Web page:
Tuesday, December 21, 2021

Intriguing Romanian Wines Have Appeal for Curious Wine Lovers

The world of wine seems to get wider all the time, as new countries offer exciting indigenous grapes to a curious American market. I recently attended a media lunch at Avra Estiatoria hosted by Marinela Ardelean, ambassador to the Open the Romanian Wine program. This eastern European country offers Americans unique varieties, sophisticated winemaking, and new flavors to explore -- all while boasting a winemaking tradition that goes back 6000 years. Romania has seven wine regions with nearly 500 wineries that grow 165 grape varieties. At this media lunch, Marinela only selected wines made from native grapes for us to sample. 

The first was a sparkling wine, The Iconic Estate's Rhein Extra Magnifique Brut. This off-dry sparkler with notes of lime was made in the traditional method of having a second fermentation in the bottle, similar to Champagne. 

Next we were treated to a duo of roses. The Iconic Estate Hyperion Rose Feteasca Neagra had an inviting nose of savory herbs and on the palate there were strawberries and good acid. The second rose was noticably paler in color and more intensely aromantic - with aromas of lychee and white flowers. This was from Domeniile Averesti, the Spectrum Busuioaca de Bohotin -- legend says this wine was drunk by Stefan the Great. The wine had a perceptible sweetness balanced by lime and cranberry on the palate. 

Our first red was light-bodied and fresh, La Sapata Babeasca Neagra from Crama Delta Dunarii. The wine offered a mix of berry flavors and a dash of balsamic in a refreshing wine that can be served slightly chilled. 

We moved on to The Iconic Estate Hyperion Feteasca Neagra 2016, a medium-bodied red with good balance of red and black fruit, acid, and tannin. 

The Avincis - Olt de Vie Negru de Dragasani had a deep garnet color, a rich tannic structure, black and red fruit, and a long finish - definitely a wine that can age but which was also delicious at its current state. 

The group of American media and wine professionals agreed that the Romanian wines we tried were deliciously food-friendly with the ample spread of Greek dishes we tried at Avra. They were all very palatable -- but also offered unique flavor notes and aromas. These nuanced differences make Romanian wines a great find for curious wine consumers who are looking for new taste sensations to explore.       


Monday, December 6, 2021

Discovering Oltrepò Pavese Northern Italian Wines

In northern Italy lies a wine region in the southwest corner of Lombardy, nestled between Piedmont and Emilia-Romagna – Oltrepò Pavese.  Although little known in the U.S., this Italian wine region is Europe’s third largest area for Pinot Nero (Pinot Noir). Unsurprisingly, the region is on the 45th parallel, which Burgundy and Oregon – of course two of the world’s very famous Pinot Noir regions - share. I had the opportunity to taste through a number of this area’s wines with Susannah Gold, who is a brand ambassador for the region.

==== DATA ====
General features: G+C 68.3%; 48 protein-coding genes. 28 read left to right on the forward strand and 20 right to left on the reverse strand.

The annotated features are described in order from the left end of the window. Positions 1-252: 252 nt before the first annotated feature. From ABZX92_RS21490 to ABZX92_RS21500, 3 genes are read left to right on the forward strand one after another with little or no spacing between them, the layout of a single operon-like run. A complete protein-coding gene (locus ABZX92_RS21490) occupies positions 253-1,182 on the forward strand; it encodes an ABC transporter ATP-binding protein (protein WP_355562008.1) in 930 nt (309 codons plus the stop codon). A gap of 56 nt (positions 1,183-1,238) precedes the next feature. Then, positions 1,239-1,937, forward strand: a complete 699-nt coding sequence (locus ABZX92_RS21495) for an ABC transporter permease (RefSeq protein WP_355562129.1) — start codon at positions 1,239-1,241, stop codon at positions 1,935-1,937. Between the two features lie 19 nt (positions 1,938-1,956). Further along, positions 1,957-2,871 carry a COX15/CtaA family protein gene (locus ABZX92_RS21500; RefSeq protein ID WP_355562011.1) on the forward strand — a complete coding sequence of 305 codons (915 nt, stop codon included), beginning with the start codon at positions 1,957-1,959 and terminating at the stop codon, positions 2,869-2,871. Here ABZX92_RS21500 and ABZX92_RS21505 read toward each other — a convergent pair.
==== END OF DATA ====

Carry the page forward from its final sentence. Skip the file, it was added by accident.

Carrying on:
Wine has been grown in this area for two thousand years. Today, the region’s main grapes include Pinot Nero, Croatina, Barbera, and Riesling. 

There are a host of historic family wineries in Oltrepò Pavese that date back to the early 19th century – a rarity in Italy.  You'll find both large cooperatives and tiny wineries. One unusual aspect of the region is that many of the wineries are run by women.

One of the more noteworthy wines from Oltrepò Pavese is Bonarda, which is a blend of Croatina (from 85% - 100%) as well as Barbera, Ughetta/Vespolina, and Uva Rara.  Bonarda is often made in the sparkling style here – similar to the frizzante Guttornios in Emilia-Romagna.  I sampled the Bonarda from Calatroni Vini, which is bottled with the label Mon Carul. The name of the wine is Viggio. A light, friendly, sparkling red with lively red fruit flavors, this would work well with pizza and casual snacks with friends.

One noteworthy fact is that this is the only part of Italy that makes classic method sparkling wine, i.e. with second fermentation happening in the bottle, from Pinot Nero grapes. The rosé version is called Cruasé. The sample I tried from Mazzolino made a sophisticated impression, with persistent bubbles, a dried strawberry nose and palate with some baking spice on the finish – delicious with hors d’oeuvres and cheeses before Thanksgiving dinner.

Sangue di Giuda is a sweet wine blend of Barbera, Croatina, Uva Rara, Ughetta, and Pinot Nero. This wine is only found in this region. It has a lightly carbonated texture and a medium level sweetness – the alcohol is only 6%. Perfect for lightly sweet cakes or cookies, such as the Offelle di Parona of Lombardy. Susannah told us that, traditionally, every family would make this at home and offer it to guests.

Among the samples I tried was the La Versa Pinot Grigio 2019. La Versa was founded in 1905, and the winery joined a larger cooperative in 2020. The Pinot Grigio I sampled had a fresh nose of lime and was crisp on the palate with a zesty citrus profile, as well as minerality and good body.

Having only sampled a few of this small wine region’s varied bottles, I was left yearning to taste more of these interesting and delicious wines. I recommend putting Oltrepò Pavese on your list of new wine regions to explore.